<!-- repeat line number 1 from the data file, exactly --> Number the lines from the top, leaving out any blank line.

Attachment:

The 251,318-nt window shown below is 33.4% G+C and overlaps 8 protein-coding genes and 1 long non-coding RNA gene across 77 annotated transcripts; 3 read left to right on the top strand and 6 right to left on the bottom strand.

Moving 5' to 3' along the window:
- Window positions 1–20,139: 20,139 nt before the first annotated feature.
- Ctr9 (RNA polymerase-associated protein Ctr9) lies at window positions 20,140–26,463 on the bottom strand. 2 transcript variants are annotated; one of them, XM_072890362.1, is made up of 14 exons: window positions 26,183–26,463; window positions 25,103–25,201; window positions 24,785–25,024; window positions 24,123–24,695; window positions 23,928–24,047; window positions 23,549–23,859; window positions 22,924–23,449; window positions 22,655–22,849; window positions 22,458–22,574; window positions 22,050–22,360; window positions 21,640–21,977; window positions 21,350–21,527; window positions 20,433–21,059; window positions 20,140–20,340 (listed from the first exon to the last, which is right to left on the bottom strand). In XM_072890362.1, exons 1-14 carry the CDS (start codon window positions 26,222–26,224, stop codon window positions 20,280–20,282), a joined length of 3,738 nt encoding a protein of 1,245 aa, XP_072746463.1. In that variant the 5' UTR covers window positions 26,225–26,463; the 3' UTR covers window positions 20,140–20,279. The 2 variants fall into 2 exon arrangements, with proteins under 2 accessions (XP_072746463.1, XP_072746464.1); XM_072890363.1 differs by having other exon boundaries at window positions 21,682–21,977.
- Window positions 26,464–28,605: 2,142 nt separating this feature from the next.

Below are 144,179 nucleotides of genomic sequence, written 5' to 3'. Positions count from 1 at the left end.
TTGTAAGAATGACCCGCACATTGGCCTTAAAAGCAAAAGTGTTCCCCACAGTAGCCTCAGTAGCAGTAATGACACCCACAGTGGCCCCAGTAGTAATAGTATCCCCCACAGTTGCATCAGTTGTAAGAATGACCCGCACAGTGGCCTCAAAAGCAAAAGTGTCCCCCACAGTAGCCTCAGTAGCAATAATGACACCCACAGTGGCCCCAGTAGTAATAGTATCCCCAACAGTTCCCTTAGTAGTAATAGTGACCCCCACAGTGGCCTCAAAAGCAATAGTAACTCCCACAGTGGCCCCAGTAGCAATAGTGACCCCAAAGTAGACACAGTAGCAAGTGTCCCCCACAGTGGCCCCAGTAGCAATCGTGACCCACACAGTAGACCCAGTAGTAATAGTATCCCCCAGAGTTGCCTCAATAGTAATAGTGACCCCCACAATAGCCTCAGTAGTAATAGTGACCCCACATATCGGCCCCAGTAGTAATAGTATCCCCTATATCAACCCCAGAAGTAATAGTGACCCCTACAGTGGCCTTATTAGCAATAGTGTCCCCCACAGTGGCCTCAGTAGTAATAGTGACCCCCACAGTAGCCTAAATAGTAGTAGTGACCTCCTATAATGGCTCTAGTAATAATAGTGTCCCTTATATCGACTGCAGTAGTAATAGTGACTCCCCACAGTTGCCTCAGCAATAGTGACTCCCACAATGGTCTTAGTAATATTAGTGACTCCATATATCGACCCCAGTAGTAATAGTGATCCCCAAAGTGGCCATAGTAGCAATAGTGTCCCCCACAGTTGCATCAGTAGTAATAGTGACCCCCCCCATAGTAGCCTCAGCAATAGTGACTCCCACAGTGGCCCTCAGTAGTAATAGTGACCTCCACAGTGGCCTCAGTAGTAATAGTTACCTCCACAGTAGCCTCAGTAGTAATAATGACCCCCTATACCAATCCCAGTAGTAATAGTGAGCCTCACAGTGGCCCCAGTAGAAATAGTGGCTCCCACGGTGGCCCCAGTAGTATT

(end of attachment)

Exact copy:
The 251,318-nt window shown below is 33.4% G+C and overlaps 8 protein-coding genes and 1 long non-coding RNA gene across 77 annotated transcripts; 3 read left to right on the top strand and 6 right to left on the bottom strand.